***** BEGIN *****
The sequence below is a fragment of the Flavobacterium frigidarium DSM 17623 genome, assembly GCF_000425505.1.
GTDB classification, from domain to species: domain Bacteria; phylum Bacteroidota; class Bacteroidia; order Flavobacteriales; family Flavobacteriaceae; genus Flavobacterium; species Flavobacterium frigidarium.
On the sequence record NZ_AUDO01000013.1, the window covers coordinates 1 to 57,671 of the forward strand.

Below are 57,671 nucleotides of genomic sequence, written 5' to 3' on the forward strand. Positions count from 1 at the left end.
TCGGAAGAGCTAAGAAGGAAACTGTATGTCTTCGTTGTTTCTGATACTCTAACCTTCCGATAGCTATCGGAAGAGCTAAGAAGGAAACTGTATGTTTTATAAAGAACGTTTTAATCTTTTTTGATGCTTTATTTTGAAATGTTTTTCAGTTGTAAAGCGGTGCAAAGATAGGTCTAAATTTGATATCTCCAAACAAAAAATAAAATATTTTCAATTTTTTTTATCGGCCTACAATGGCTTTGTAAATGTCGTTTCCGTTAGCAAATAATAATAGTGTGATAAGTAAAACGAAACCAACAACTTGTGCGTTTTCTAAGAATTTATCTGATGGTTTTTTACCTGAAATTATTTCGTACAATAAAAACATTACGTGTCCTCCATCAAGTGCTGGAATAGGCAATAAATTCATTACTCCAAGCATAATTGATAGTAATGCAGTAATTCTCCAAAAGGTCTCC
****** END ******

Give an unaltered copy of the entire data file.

The sequence below is a fragment of the Flavobacterium frigidarium DSM 17623 genome, assembly GCF_000425505.1.
GTDB classification, from domain to species: domain Bacteria; phylum Bacteroidota; class Bacteroidia; order Flavobacteriales; family Flavobacteriaceae; genus Flavobacterium; species Flavobacterium frigidarium.
On the sequence record NZ_AUDO01000013.1, the window covers coordinates 1 to 57,671 of the forward strand.

Below are 57,671 nucleotides of genomic sequence, written 5' to 3' on the forward strand. Positions count from 1 at the left end.
TCGGAAGAGCTAAGAAGGAAACTGTATGTCTTCGTTGTTTCTGATACTCTAACCTTCCGATAGCTATCGGAAGAGCTAAGAAGGAAACTGTATGTTTTATAAAGAACGTTTTAATCTTTTTTGATGCTTTATTTTGAAATGTTTTTCAGTTGTAAAGCGGTGCAAAGATAGGTCTAAATTTGATATCTCCAAACAAAAAATAAAATATTTTCAATTTTTTTTATCGGCCTACAATGGCTTTGTAAATGTCGTTTCCGTTAGCAAATAATAATAGTGTGATAAGTAAAACGAAACCAACAACTTGTGCGTTTTCTAAGAATTTATCTGATGGTTTTTTACCTGAAATTATTTCGTACAATAAAAACATTACGTGTCCTCCATCAAGTGCTGGAATAGGCAATAAATTCATTACTCCAAGCATAATTGATAGTAATGCAGTAATTCTCCAAAAGGTCTCC